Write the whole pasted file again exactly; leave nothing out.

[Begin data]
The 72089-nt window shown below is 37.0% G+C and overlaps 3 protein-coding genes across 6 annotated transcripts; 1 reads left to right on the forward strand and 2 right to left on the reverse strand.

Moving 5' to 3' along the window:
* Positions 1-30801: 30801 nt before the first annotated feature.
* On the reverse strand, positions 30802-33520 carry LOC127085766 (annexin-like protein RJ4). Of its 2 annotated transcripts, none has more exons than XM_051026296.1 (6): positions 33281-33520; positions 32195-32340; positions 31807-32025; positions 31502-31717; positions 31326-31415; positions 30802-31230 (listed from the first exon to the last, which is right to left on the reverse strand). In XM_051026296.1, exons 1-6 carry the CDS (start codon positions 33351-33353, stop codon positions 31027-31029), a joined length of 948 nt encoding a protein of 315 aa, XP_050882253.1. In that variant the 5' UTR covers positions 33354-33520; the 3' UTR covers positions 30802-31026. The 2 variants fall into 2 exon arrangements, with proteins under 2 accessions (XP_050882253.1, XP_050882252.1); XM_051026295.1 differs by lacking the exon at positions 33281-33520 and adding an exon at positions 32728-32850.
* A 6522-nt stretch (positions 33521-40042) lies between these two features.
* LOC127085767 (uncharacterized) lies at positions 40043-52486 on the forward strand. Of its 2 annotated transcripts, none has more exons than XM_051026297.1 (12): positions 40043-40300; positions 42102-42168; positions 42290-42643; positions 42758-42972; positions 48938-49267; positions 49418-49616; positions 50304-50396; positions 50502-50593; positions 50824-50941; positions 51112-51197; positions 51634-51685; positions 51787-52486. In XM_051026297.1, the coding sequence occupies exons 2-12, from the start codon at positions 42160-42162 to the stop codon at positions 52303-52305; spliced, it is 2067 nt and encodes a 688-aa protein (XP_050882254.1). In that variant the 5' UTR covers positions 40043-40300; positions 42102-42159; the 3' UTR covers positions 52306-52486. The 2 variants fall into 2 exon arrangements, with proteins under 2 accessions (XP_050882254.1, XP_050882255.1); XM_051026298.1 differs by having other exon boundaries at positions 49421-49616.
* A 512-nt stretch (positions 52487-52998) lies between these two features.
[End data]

The 72089-nt window shown below is 37.0% G+C and overlaps 3 protein-coding genes across 6 annotated transcripts; 1 reads left to right on the forward strand and 2 right to left on the reverse strand.

Moving 5' to 3' along the window:
* Positions 1-30801: 30801 nt before the first annotated feature.
* On the reverse strand, positions 30802-33520 carry LOC127085766 (annexin-like protein RJ4). Of its 2 annotated transcripts, none has more exons than XM_051026296.1 (6): positions 33281-33520; positions 32195-32340; positions 31807-32025; positions 31502-31717; positions 31326-31415; positions 30802-31230 (listed from the first exon to the last, which is right to left on the reverse strand). In XM_051026296.1, exons 1-6 carry the CDS (start codon positions 33351-33353, stop codon positions 31027-31029), a joined length of 948 nt encoding a protein of 315 aa, XP_050882253.1. In that variant the 5' UTR covers positions 33354-33520; the 3' UTR covers positions 30802-31026. The 2 variants fall into 2 exon arrangements, with proteins under 2 accessions (XP_050882253.1, XP_050882252.1); XM_051026295.1 differs by lacking the exon at positions 33281-33520 and adding an exon at positions 32728-32850.
* A 6522-nt stretch (positions 33521-40042) lies between these two features.
* LOC127085767 (uncharacterized) lies at positions 40043-52486 on the forward strand. Of its 2 annotated transcripts, none has more exons than XM_051026297.1 (12): positions 40043-40300; positions 42102-42168; positions 42290-42643; positions 42758-42972; positions 48938-49267; positions 49418-49616; positions 50304-50396; positions 50502-50593; positions 50824-50941; positions 51112-51197; positions 51634-51685; positions 51787-52486. In XM_051026297.1, the coding sequence occupies exons 2-12, from the start codon at positions 42160-42162 to the stop codon at positions 52303-52305; spliced, it is 2067 nt and encodes a 688-aa protein (XP_050882254.1). In that variant the 5' UTR covers positions 40043-40300; positions 42102-42159; the 3' UTR covers positions 52306-52486. The 2 variants fall into 2 exon arrangements, with proteins under 2 accessions (XP_050882254.1, XP_050882255.1); XM_051026298.1 differs by having other exon boundaries at positions 49421-49616.
* A 512-nt stretch (positions 52487-52998) lies between these two features.